On this day, 395 years ago (25 January, 1627), Robert Boyle was born in Lismore, Co Waterford.
“The absolute pressure exerted by a given mass of an ideal gas is inversely proportional to the volume it occupies if the temperature and amount of gas remain unchanged within a closed system.”
Got that? This is Boyle’s Law, which basically means the pressure of a gas goes up, as the container it is in gets smaller. Sounds simple, but at the time it was developed by Robert Boyle, it was ground breaking.
Boyle was from a wealthy land-owning family who lived at the beautiful Lismore Castle by the banks of the Blackwater River. He came from enormous wealth and privilege, but he was far from idle; in fact, Boyle was one of the most brilliant minds of his day and is regarded now as a true scientific pioneer and trailblazer. He is one of the founders of modern chemistry as well as one of the first scientists to use a modern, rigorous scientific method. After moving to Oxford in 1654 he began a series of experiments looking at the properties of gases that eventually resulted in his namesake law. He also made discoveries relating to how sound travels through air, the qualities of freezing water and a variety of other investigations, as well as publishing what is regarded as the definitive early chemistry text, The Sceptical Chymist in 1661.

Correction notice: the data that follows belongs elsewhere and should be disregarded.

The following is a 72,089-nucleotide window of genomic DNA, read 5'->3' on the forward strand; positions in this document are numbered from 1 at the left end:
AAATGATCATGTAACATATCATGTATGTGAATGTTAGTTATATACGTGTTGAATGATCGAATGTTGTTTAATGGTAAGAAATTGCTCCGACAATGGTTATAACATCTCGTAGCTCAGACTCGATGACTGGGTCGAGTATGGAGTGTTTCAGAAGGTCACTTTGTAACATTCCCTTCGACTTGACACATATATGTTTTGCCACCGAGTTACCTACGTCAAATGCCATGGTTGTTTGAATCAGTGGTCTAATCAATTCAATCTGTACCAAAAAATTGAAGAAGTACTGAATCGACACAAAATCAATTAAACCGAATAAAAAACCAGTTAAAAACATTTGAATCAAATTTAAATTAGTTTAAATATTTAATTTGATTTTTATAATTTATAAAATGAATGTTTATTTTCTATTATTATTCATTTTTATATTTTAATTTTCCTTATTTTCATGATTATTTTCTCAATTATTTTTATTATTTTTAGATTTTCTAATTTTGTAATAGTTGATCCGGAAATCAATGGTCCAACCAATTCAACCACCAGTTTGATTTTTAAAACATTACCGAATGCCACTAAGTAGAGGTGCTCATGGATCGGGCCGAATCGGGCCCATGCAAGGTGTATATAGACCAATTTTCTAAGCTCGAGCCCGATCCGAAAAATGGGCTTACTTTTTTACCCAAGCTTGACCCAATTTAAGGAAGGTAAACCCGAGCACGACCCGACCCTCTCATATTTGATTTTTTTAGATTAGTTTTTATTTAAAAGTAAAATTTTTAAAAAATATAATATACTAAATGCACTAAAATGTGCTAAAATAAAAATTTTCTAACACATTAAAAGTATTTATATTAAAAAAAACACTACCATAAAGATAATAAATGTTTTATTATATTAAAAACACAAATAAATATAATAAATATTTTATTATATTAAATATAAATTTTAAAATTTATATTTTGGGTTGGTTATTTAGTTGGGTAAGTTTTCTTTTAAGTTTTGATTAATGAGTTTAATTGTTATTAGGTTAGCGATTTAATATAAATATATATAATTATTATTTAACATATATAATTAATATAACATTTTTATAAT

He was very close to his sister, who is widely acknowledged as an uncredited assistant to many of his studies, and he eventually left Oxford to live with her in London. He died in 1691, just a week after his sister predeceased him.
The Boyle Medal for Scientific Excellence awarded by the Royal Dublin Society and The Irish Times, is Ireland’s most prestigious scientific honour and is named after Robert Boyle, and the Waterford Institute of Technology hosts an annual summer school in his honour.
What Have the Irish Ever Done for Us? (Currach Books) tells the remarkable stories of some well-known and not so well-known Irish people who have made their mark with stories of courage, ingenuity, perseverance and selflessness, their influence are felt far beyond Ireland’s shores.